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June, 2014

Fleeting Color

by Valerie

Although I photograph scores of insects almost every week, and often see the same kind again and again, there is the occasional glimpse of something a bit beyond the ordinary, even while viewing a common subject. One of the most satisfying phenomena is iridescence, that unexpected gaudy array of hues that vanishes as easily as it appears.

small minnow mayfly

The multiple layers of chitin that form the cuticle of an insect's exoskeleton are the perfect canvas for the production of structural coloration. The effect might occur anywhere on an insect's body, but the wings, where the cuticle is stretched thin and often transparent, give the most likely chance of an exceptional display. Iridescence is a result of thin-film interference patterns: light waves are reflected off both the upper and lower surfaces and, as they interfere with each other, produce a variety of tints depending on the angle of the light, the distance between the surfaces, and the viewer's perspective.

Living insects don't often hold still, and when they are confronted by a camera lens, which probably resembles nothing less than a huge mouth about to swallow them, they are apt to attempt escape. If they have wings, flight is the response of choice. As a second resort, perhaps when it is too cold for their muscles to function or they are just tired, they usually try to retreat by crawling, turning various directions to get out of the line of sight or seeking a crevice in which to hide. All this motion means that there are multiple opportunities to glimpse the resulting hues, but generally not much time in which to appreciate them.

Flies, especially those that spend time on flowers in the sunlight, often display shimmering colors when photographed. The pastel shades on tiny wings might be lovely, but they are also quite difficult to see, given the small size of the surfaces and the bright light of the surrounding environment. The black bodies of some wasps offer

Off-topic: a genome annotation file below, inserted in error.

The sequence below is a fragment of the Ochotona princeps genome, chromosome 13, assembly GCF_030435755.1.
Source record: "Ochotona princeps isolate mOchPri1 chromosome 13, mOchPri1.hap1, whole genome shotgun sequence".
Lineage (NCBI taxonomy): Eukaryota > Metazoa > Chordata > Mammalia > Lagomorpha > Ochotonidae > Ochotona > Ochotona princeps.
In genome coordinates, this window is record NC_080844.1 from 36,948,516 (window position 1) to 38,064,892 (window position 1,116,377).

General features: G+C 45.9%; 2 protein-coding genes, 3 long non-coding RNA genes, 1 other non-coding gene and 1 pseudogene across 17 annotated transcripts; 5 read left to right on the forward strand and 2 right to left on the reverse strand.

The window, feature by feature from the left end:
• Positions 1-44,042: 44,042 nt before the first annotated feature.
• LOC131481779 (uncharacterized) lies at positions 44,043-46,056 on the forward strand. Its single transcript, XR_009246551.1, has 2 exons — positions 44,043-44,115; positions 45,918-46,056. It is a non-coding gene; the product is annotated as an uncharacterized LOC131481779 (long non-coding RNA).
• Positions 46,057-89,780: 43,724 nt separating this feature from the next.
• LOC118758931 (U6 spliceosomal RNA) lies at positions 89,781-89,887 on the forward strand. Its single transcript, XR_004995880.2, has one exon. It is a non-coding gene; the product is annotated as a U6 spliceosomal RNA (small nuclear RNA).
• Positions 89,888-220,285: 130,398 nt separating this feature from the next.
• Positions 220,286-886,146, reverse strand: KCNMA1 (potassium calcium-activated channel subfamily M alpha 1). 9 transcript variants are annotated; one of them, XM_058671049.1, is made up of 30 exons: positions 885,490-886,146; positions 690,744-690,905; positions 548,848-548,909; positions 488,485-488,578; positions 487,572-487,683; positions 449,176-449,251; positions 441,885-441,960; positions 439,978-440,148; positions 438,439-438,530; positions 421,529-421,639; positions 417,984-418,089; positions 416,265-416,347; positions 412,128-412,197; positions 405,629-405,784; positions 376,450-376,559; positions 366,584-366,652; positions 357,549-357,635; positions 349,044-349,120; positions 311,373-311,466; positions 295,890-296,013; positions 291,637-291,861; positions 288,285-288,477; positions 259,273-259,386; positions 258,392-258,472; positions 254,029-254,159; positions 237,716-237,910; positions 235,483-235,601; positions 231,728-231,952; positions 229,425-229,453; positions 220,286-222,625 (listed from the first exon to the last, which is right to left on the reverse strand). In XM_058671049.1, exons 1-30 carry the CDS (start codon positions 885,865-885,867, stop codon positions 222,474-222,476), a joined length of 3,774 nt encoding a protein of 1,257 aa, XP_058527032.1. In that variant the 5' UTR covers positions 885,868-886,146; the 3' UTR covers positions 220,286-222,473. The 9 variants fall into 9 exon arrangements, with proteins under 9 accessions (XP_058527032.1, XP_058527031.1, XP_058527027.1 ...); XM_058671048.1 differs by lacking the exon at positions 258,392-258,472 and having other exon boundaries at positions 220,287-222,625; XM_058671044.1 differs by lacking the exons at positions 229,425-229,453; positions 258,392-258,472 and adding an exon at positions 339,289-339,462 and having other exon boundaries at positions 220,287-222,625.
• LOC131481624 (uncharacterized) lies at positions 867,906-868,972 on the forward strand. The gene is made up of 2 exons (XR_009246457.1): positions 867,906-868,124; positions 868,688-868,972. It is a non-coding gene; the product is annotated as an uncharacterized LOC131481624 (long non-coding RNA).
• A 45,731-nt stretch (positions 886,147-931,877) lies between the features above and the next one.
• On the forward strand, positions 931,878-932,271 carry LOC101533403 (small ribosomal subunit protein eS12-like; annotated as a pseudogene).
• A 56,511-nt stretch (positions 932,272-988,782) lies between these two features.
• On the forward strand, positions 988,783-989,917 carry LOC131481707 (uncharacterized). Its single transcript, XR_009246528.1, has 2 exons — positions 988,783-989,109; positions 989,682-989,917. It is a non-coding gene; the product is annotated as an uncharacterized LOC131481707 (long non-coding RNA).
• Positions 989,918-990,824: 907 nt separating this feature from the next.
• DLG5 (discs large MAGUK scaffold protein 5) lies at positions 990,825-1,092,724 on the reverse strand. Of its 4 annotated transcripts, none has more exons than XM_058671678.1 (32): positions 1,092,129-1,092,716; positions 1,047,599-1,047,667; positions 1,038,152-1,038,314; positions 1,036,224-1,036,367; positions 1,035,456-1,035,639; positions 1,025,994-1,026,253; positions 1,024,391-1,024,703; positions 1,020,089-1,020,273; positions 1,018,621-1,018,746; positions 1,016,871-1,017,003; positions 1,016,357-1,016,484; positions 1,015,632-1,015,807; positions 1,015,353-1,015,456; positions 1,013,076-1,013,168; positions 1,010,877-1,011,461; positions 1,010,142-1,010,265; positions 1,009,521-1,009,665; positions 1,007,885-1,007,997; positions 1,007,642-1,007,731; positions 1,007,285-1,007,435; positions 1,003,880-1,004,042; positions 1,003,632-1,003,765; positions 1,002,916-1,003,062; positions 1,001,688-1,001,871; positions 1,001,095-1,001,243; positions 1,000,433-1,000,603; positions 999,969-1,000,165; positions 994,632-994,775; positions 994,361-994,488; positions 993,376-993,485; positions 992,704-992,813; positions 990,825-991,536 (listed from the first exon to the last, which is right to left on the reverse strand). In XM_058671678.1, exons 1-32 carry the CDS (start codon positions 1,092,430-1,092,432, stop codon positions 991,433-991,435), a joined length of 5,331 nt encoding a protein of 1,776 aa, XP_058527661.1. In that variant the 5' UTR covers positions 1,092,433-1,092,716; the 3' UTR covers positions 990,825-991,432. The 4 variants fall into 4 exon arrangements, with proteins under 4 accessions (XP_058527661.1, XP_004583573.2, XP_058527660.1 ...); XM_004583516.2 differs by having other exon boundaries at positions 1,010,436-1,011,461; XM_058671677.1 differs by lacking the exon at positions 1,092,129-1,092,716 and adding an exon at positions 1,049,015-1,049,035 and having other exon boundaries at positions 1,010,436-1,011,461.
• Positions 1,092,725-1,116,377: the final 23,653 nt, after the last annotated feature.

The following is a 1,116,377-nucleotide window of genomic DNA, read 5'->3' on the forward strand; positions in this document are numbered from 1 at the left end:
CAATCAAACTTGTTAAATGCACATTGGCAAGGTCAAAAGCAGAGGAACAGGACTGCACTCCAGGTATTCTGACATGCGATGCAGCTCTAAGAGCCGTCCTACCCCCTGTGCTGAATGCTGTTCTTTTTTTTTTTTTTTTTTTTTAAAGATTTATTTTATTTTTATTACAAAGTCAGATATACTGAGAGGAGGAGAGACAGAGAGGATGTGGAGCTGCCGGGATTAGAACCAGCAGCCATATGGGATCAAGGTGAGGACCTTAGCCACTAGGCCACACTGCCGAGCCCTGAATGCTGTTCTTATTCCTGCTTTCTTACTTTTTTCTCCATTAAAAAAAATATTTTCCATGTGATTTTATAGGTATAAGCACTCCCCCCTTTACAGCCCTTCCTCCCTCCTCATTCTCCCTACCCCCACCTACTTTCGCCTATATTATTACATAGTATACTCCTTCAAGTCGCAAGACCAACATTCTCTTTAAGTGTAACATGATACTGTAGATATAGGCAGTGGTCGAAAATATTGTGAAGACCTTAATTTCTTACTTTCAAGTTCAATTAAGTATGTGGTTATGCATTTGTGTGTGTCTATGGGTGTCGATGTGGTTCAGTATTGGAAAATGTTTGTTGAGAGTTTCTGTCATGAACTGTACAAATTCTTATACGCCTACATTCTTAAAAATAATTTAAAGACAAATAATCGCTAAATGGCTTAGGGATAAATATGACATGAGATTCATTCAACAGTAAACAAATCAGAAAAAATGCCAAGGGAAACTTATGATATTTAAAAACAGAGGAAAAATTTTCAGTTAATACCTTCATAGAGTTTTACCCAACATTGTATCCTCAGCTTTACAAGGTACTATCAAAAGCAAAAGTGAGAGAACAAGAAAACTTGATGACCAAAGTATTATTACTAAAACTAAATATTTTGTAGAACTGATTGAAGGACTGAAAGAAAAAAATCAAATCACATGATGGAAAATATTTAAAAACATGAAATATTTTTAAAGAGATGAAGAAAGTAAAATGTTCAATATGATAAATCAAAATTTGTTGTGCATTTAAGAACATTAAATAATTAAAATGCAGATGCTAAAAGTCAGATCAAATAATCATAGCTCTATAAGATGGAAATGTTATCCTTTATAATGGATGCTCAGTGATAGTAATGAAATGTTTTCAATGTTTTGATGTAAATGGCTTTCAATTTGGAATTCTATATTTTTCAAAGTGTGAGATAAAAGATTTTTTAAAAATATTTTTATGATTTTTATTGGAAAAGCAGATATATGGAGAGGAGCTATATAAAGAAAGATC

green lacewing
a satisfyingly dark backdrop for some gorgeous colors, especially the deep blues and greens, but these creatures are very active and their movements are so rapid that just keeping track of them is tricky, let alone getting a photograph at just the right time.

The best subjects for entomological iridescence are nocturnal species with large wings but weak flight. Moths can mostly be eliminated from consideration because of the dense scaling on their wings that effectively breaks up the smooth surfaces needed to show a whole rainbow. Antlions, lacewings, owlflies, and mayflies, though, are excellent targets. These are at times numerous, and they are attracted to lights during the night, where they may be found resting at dawn. Big enough to be noticed, but likely to remain relatively still when approached, they can be found in dimly lit areas with enough dark background to show off the ephemeral results of the changing reflected light on their gossamer wings.

Even when all the factors coalesce, iridescence is still not guaranteed. I often see just a hint of it, even while moving a hand-held light around a perfect subject. But when the colors suddenly pop out in a lustrous display, it is like discovering a hidden gem in gravel. Never expecting it, half the fun is the surprise of being confronted by this delightful optical phenomenon.

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